Just over two months after opening an impeachment inquiry into President Trump, Democrats Tuesday unveiled two articles of impeachment: one for abuse of power and a second for obstruction of Congress.
Trump “compromised our national security and threatened the integrity of our elections” and then “attempted to conceal the evidence from Congress and from the American people,” said House Judiciary Committee Chairman Jerrold Nadler, D-NY.
“He endangers the constitution, he endangers our democracy, and he endangers our national security” Nadler said at a morning press conference inside the U.S. Capitol.
“We do not take this action lightly, but we have taken an oath to defend the Constitution and unlike President Trump we understand that our duty first and foremost is to protect the Constitution and to protect the interests of the American people,” Nadler said.
Nadler’s Judiciary Committee will hold a hearing to debate and vote on the articles “later this week,” he said.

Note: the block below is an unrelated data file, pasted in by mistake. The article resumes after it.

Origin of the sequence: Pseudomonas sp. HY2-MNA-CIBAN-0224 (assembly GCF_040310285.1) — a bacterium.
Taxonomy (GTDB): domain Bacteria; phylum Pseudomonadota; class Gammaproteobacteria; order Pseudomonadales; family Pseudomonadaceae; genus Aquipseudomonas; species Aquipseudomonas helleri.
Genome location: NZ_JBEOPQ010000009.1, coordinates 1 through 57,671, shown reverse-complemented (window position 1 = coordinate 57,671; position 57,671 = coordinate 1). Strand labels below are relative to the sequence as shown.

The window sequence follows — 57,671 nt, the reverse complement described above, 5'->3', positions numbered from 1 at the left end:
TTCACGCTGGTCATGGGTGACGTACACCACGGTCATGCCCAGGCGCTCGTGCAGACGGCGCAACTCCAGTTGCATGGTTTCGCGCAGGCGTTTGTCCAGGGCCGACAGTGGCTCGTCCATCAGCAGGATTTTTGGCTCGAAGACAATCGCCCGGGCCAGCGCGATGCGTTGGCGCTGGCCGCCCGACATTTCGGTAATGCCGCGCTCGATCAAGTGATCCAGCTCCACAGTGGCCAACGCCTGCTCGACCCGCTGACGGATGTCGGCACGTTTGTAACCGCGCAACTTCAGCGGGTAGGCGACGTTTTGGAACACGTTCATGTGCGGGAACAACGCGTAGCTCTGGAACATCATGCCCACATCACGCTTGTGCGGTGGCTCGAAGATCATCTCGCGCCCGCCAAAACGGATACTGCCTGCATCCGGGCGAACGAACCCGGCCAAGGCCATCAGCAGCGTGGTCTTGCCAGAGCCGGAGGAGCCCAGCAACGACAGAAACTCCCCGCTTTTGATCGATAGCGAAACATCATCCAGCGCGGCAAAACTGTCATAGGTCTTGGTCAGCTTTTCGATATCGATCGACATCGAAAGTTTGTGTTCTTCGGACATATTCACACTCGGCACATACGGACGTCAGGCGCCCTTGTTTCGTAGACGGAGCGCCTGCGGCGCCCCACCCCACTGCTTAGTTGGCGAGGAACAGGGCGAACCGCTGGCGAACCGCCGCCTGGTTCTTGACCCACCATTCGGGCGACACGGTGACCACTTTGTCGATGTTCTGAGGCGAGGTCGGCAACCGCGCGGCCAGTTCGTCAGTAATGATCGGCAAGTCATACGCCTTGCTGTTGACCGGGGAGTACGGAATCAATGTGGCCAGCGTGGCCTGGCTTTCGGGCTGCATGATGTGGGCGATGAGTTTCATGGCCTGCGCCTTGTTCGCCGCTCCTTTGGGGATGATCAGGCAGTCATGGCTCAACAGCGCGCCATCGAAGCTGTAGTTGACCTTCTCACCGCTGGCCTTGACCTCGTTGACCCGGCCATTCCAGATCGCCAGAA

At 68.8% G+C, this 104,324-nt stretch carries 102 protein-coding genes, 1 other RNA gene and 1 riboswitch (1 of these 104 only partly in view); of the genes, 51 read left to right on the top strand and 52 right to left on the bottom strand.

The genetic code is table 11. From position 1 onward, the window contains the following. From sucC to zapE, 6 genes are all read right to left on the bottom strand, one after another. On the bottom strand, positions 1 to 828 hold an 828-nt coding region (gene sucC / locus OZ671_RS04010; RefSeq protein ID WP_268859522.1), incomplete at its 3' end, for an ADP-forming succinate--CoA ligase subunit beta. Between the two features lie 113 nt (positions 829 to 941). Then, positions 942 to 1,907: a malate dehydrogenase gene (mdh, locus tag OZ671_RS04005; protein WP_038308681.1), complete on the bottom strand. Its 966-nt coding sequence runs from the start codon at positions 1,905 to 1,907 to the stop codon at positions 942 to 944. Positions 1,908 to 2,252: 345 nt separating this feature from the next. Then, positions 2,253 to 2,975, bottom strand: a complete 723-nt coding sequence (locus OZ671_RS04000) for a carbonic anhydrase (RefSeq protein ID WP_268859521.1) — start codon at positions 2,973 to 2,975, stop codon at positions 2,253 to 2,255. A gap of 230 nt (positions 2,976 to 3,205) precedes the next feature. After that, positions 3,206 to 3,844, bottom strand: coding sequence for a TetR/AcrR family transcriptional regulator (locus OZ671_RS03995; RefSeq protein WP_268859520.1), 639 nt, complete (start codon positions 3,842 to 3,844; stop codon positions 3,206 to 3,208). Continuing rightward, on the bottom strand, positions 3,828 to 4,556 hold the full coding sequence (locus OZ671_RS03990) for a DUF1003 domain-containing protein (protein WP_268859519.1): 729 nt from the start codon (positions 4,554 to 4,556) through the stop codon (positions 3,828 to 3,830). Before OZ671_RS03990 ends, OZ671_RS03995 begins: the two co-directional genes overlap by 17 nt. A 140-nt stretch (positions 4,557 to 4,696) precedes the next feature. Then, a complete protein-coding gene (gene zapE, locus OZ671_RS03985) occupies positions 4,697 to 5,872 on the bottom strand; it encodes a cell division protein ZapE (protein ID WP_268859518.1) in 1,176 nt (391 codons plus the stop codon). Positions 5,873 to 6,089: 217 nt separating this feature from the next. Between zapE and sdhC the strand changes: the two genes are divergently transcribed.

Republican National Committee Chairwoman Ronna McDaniel denounced the move as “a partisan attempt to overthrow a duly-elected President and rob voters of the chance to re-elect him in 2020.”
Pelosi did not say when the full House will vote on the charges, but it is expected to do so next week. If a majority of the House approves the articles — which is likely given the Democrats 233-to-197 majority — the charges would go to the Senate for a trial to decide whether the president will be removed from office.
Republicans control the Senate 53-to-47 and are not expected to remove the president, especially since doing so requires a 67-vote super majority.
Democrats have known all along that the most likely outcome would be a House impeachment followed by a Senate acquittal, barring any dramatic developments. That has dictated their strategy, which has been to present a sober-minded and united effort to establish facts about what the president did to pressure Ukraine to help him get reelected in 2020.
House Intelligence Committee Chairman Adam Schiff, D-Calif., oversaw the investigative phase of the inquiry, holding closed-door depositions, then releasing transcripts of those depositions, and then holding public hearings to allow the public to hear from those witnesses directly.